Nearly Two-Thirds of Business Travelers Say Increased Virtual Work Negatively Impacts Workplace Productivity, Culture
A new survey conducted by Morning Consult on behalf of the American Hotel & Lodging Association (AHLA) finds that sentiment around business travel is shifting, with 77% of business travelers and 64% of employed Americans agreeing that it is more important than ever to bring back business travel.
Nearly two-thirds of business travelers say the increased reliance on virtual work that has become common during the pandemic is negatively impacting both productivity (64%) and workplace culture (65%).
The survey also finds nearly seven in ten Americans (69%) approve of the Centers for Disease Control and Prevention’s (CDC) recent move to relax mask requirements, with many travelers responding by making additional travel plans. Among Americans who are currently employed, 43% say they are more likely to travel for business compared to 2020-21 in response to relaxed public health requirements from the CDC and state and local governments.
The survey of 2,210 adults was conducted March 8-9, 2022. Of these, 256 people, or 12% of respondents, are business travelers—that is, those who either work in a job that typically includes work-related travel or who expect to travel for business at least once this year.
Other key findings include the following:
- 80% of employed Americans and 86% of business travelers say face-to-face interactions are important for maximizing company success
- 61% of adults and 74% of business travelers agree that in-person meetings and business travel build organizational strength in a way virtual interactions cannot
- 59% of adults and 77% of business travelers agree that in-person meetings and business travel foster collaboration in a way virtual interactions cannot
- 57% of adults and 76% of business travelers agree that in-person meetings and business travel facilitate productivity in a way virtual interactions cannot
- 56% of adults and 71% of business travelers agree COVID-19 has created a greater need for face-to-face connection that virtual-only meetings cannot satisfy
- 46% of adults and 65% of business travelers say an increased reliance on virtual work negatively impacts workplace culture
- 44% of adults and 64% of business travelers agree that an increased reliance on virtual work negatively impacts productivity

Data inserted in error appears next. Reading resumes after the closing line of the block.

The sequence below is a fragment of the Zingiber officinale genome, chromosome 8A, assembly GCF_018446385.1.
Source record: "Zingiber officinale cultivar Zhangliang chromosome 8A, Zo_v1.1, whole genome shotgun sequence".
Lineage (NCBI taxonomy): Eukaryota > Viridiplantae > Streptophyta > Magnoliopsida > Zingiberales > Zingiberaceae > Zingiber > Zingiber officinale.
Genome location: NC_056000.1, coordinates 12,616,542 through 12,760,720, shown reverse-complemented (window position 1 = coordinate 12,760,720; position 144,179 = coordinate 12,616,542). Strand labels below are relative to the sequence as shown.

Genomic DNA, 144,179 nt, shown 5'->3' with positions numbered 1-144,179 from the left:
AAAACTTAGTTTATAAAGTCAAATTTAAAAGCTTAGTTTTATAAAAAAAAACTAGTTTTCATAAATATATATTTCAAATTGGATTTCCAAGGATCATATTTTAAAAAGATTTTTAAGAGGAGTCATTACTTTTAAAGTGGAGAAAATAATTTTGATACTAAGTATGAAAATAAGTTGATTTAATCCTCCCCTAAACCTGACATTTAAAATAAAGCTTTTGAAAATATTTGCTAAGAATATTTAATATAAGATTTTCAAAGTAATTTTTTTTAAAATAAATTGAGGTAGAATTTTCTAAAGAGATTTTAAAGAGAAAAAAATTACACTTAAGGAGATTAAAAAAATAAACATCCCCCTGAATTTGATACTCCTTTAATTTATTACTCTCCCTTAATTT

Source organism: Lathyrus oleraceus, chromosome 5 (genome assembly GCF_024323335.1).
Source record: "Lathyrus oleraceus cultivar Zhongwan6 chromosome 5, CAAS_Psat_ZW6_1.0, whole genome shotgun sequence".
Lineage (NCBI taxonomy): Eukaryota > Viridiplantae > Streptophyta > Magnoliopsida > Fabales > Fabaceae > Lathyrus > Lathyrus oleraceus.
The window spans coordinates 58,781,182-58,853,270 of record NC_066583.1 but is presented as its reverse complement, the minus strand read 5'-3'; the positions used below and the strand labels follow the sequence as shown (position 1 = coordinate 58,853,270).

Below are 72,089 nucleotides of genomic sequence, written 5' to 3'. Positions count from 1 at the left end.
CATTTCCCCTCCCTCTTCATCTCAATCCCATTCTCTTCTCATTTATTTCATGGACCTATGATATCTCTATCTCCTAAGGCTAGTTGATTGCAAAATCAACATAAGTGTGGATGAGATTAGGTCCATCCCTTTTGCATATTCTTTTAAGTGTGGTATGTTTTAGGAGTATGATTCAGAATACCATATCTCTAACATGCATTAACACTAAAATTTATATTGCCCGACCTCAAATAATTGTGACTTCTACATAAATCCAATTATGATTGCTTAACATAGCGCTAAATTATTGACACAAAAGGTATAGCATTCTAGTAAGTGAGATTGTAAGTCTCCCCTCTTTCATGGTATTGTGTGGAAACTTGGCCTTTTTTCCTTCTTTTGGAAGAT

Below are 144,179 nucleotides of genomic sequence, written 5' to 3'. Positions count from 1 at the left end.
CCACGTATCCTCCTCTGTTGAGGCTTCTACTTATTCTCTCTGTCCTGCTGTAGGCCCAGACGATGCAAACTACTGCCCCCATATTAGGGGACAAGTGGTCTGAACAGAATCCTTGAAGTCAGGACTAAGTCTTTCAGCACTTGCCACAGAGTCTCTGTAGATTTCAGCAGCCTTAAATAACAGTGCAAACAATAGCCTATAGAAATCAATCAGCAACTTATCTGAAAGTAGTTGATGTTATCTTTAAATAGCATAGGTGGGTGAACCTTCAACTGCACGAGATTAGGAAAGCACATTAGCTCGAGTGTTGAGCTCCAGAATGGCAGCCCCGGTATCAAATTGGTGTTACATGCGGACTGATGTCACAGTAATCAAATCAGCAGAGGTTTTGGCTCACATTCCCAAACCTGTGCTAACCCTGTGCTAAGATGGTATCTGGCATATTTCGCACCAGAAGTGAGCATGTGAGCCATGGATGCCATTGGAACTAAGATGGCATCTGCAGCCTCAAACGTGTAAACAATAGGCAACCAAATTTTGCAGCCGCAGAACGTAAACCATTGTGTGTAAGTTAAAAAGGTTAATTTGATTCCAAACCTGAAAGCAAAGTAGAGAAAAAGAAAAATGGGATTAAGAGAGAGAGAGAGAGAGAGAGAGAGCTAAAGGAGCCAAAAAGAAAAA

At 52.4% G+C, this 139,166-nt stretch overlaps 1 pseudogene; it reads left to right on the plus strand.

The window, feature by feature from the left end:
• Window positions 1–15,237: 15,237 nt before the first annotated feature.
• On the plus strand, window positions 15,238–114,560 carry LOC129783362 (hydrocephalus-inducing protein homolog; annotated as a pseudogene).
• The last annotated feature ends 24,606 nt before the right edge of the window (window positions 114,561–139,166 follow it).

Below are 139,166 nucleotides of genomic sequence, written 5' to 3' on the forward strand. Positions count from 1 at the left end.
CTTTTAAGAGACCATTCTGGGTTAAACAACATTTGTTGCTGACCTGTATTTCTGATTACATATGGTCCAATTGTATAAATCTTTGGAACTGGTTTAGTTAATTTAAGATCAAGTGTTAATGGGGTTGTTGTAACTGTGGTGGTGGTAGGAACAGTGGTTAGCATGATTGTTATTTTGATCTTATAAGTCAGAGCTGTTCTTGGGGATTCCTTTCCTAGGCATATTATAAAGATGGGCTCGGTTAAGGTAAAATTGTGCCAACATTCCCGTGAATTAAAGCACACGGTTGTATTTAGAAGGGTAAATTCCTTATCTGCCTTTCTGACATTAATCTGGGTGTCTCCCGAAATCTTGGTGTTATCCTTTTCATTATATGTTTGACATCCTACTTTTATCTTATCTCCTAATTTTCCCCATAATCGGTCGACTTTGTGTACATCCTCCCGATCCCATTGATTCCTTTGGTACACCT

- 86% of employed Americans and 89% of business travelers say face-to-face interactions are important for establishing and maintaining relationships with coworkers
- 85% of employed Americans and 88% of business travelers say face-to-face interactions are important for establishing and maintaining relationships with clients
- 82% of employed Americans and 89% of business travelers say face-to-face interactions are important for professional trainings
- 80% of employed Americans and 83% of business travelers say face-to-face interactions are important for keeping morale high
“The last two years of virtual work arrangements and travel restrictions have underscored the importance of travel and face-to-face meetings for businesses, employees and customers alike. These results are proof of that,” said AHLA President and CEO Chip Rogers. “Most Americans recognize the unmatched value business travel and face-to-face meetings provide. And after the last two years, the return of business travel is more important than ever.”
With corporate travel policies still in flux, business and group travel, the hotel industry’s largest source of revenue, will take significantly longer to recover than leisure travel. According to AHLA’s State of the Industry report, business travel overall is expected to increase in 2022 compared to last year, and, according to an analysis by Kalibri Labs, by quarter three it is projected to reach 80% of 2019 figures. While a full recovery isn’t expected until 2024, global business travel is projected to increase by 14% in 2022.
The poll was conducted March 8-9, 2022, among a national sample of 2,210 adults. The interviews were conducted online and the data were weighted to approximate a target sample of adults based on gender, educational attainment, age, race, and region. Results from the full survey have a margin of error of plus or minus 2 percentage points
The American Hotel & Lodging Association (AHLA) is the sole national association representing all segments of the U.S. lodging industry. Headquartered in Washington, D.C., AHLA focuses on strategic advocacy, communications support and workforce development programs to move the industry forward. In the wake of the COVID-19 pandemic, hospitality was the first industry impacted and it will be among the last to recover. That is why AHLA is committed to promoting safe travel while also creating a standardized safety experience nationwide through the Safe Stay initiative. With an enhanced set of health and safety protocols designed to provide a safe and clean environment for all hotel guests and employees, hotels across America are ready to welcome back travelers when they are ready to travel. Learn more at www.ahla.com.